Writes Sexpress Editor Caoimhe Battault
Amsterdam has proved an extremely popular destination for many demographics: stag parties, lads holidays and young couples alike. Particularly around this time of year, people are drawn to the centre of Amsterdam to experience the culture as well as the unusual legalities. The city is well known for its decriminalised drug use and sex work. However, currently the government are trying to change this, no longer happy with the crowds and behaviour it draws from The Windows which line the Red Light District.
The history of sex work in Amsterdam is a long one and the city has many attractions surrounding this. Although this work originally centred around sailors who would seek comfort in Dutch women after a long period of time at sea, now the city is streaming with museums surrounding sex, novelty gift shops, sex toy retailers and live sex shows. This was done on purpose, with the government pouring funding into the tourism trade in order to attract people to the unique culture of Amsterdam. However, they may have been too successful, and are now struggling to keep residents happy as the city becomes overcrowded with tourists. While they have introduced a new “tourism tax,” other measures are being discussed in order to combat certain behaviours in the Red Light District in particular. There are many arguments for and against these possible actions.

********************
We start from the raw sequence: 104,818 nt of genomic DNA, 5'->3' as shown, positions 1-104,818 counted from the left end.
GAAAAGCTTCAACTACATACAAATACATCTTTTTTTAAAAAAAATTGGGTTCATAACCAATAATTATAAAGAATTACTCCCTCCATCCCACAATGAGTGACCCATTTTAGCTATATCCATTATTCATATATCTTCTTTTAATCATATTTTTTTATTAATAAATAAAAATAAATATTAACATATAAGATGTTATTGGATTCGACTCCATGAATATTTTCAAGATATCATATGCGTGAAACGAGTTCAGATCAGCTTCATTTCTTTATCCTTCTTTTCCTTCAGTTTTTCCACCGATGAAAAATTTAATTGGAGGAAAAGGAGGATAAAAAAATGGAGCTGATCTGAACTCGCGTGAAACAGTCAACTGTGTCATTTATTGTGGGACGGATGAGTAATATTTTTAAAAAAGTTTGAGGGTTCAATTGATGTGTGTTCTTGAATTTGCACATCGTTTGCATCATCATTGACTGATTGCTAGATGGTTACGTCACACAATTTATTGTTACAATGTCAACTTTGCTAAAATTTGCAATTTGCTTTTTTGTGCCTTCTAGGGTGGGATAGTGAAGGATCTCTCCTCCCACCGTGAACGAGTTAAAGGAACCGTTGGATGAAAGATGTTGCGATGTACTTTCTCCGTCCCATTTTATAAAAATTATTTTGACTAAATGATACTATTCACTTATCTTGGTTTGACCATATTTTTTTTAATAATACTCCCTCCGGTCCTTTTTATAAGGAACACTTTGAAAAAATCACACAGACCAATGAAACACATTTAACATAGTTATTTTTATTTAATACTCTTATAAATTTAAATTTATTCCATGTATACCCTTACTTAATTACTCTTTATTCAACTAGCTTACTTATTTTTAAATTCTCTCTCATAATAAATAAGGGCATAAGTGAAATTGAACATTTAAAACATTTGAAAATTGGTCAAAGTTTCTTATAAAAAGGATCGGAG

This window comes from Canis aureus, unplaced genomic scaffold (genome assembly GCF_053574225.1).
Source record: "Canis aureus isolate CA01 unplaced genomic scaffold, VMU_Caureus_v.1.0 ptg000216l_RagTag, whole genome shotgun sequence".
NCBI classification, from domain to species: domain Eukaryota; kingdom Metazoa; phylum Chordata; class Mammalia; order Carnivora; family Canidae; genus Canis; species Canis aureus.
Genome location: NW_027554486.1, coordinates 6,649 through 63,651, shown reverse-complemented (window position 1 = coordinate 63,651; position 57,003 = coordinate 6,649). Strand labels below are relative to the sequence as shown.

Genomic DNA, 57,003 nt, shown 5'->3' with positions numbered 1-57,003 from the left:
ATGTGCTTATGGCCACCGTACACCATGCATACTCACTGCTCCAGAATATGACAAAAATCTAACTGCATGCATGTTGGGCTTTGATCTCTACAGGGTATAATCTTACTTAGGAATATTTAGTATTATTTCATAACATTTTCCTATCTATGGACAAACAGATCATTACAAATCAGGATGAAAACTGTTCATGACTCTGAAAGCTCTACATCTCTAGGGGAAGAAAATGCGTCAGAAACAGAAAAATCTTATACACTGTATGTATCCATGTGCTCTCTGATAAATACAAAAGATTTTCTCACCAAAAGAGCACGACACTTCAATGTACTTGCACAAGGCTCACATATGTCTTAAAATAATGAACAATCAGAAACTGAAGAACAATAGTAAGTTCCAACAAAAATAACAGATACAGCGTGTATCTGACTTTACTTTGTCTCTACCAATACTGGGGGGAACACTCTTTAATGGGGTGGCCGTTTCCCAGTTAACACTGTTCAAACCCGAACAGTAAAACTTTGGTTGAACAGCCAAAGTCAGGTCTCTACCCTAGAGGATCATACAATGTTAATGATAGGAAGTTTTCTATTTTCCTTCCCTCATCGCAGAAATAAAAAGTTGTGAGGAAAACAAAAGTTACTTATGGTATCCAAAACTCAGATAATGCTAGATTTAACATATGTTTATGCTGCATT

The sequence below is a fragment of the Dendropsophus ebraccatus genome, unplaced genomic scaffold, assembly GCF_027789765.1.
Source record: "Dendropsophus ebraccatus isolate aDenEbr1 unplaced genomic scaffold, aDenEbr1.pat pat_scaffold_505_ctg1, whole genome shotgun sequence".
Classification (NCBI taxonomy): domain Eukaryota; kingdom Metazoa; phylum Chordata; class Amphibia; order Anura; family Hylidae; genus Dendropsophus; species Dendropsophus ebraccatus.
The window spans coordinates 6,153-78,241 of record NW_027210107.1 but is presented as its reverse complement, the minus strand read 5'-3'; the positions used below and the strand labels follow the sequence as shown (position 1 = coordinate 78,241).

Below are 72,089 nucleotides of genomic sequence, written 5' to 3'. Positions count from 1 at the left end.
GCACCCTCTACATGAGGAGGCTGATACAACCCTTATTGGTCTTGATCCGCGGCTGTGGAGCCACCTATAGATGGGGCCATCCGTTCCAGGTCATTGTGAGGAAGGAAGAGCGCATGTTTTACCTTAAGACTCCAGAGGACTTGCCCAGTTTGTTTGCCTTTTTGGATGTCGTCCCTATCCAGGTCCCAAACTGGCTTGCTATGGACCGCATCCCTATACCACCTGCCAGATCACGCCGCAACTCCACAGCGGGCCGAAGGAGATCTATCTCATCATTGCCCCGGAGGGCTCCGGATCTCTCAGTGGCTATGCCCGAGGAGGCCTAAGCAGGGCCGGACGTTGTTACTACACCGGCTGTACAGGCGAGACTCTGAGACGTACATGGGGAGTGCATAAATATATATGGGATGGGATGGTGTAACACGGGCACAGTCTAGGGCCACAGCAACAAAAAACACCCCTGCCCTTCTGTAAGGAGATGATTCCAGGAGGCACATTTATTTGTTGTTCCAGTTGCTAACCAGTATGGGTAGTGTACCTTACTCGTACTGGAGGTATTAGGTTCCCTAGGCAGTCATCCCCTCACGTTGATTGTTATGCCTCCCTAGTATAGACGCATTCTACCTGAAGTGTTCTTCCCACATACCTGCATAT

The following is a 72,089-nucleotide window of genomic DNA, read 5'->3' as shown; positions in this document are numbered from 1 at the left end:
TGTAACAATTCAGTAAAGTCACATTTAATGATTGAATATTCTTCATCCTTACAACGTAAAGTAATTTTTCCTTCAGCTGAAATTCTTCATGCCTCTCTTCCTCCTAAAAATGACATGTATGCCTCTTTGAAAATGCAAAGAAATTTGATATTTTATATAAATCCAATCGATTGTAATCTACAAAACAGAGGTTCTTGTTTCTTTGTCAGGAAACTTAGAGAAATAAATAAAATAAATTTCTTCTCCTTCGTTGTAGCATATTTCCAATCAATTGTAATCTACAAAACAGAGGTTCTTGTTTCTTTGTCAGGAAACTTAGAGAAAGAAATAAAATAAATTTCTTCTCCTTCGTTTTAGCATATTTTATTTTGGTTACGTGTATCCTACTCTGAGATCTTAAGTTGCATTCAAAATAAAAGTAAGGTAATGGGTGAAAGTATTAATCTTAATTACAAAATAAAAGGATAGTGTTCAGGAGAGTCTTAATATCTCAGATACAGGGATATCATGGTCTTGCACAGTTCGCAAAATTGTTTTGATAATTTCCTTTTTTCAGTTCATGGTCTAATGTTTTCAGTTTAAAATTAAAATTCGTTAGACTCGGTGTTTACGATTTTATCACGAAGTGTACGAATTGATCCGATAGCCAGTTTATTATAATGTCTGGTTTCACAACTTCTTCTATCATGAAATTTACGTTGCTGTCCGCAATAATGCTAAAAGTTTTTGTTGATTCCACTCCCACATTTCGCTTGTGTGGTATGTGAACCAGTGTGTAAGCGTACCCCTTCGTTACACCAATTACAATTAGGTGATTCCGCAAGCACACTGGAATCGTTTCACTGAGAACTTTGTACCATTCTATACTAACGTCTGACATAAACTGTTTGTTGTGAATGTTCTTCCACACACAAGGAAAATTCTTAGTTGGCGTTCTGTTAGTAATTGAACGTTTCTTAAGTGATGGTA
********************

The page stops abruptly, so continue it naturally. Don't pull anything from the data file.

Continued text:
Since the legalisation of brothels in the city in 2000, the Red Light District has attracted many people to the area, both customers and gawkers. The windows are plastered with warnings not to take pictures or videos of the workers, blatantly denying consent to this yet thousands of people every day disregard them. Drunken men rap on windows like small children at an aquarium and show blatant disrespect for the women, a surprising amount spitting at them. Being behind the windows might feel safer for these workers than being on the street, however its clear that you still need a thick skin to put up with some of the outrageous behaviour. While walking the street, countless times you will encounter sex workers opening doors to tell disrespectful men to leave them or their colleagues alone. Others may simply disappear into another room when confronted with disgusting behaviour. In the Red Light Secrets Museum, you are advised to consider how awfully these women are treated and what they put up with on a regular basis. They are still clearly seen as objects to be used, rather than service providers.